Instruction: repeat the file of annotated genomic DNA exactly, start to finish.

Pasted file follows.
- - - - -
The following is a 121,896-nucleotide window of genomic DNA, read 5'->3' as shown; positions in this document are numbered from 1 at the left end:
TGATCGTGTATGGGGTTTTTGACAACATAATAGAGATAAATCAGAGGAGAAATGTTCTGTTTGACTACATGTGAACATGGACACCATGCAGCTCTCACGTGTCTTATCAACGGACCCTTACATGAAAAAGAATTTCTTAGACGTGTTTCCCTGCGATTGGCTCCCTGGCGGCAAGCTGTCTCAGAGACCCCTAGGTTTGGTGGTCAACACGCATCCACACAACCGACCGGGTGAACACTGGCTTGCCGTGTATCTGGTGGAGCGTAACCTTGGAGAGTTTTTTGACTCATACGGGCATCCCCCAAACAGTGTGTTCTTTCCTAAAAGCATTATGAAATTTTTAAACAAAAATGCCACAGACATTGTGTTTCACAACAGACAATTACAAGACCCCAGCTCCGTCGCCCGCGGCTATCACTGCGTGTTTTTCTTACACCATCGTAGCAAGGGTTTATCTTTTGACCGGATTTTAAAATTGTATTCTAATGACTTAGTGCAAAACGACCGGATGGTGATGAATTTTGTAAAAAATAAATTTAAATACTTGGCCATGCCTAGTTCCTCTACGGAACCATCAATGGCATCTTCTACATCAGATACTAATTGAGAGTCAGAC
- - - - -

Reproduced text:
The following is a 121,896-nucleotide window of genomic DNA, read 5'->3' as shown; positions in this document are numbered from 1 at the left end:
TGATCGTGTATGGGGTTTTTGACAACATAATAGAGATAAATCAGAGGAGAAATGTTCTGTTTGACTACATGTGAACATGGACACCATGCAGCTCTCACGTGTCTTATCAACGGACCCTTACATGAAAAAGAATTTCTTAGACGTGTTTCCCTGCGATTGGCTCCCTGGCGGCAAGCTGTCTCAGAGACCCCTAGGTTTGGTGGTCAACACGCATCCACACAACCGACCGGGTGAACACTGGCTTGCCGTGTATCTGGTGGAGCGTAACCTTGGAGAGTTTTTTGACTCATACGGGCATCCCCCAAACAGTGTGTTCTTTCCTAAAAGCATTATGAAATTTTTAAACAAAAATGCCACAGACATTGTGTTTCACAACAGACAATTACAAGACCCCAGCTCCGTCGCCCGCGGCTATCACTGCGTGTTTTTCTTACACCATCGTAGCAAGGGTTTATCTTTTGACCGGATTTTAAAATTGTATTCTAATGACTTAGTGCAAAACGACCGGATGGTGATGAATTTTGTAAAAAATAAATTTAAATACTTGGCCATGCCTAGTTCCTCTACGGAACCATCAATGGCATCTTCTACATCAGATACTAATTGAGAGTCAGAC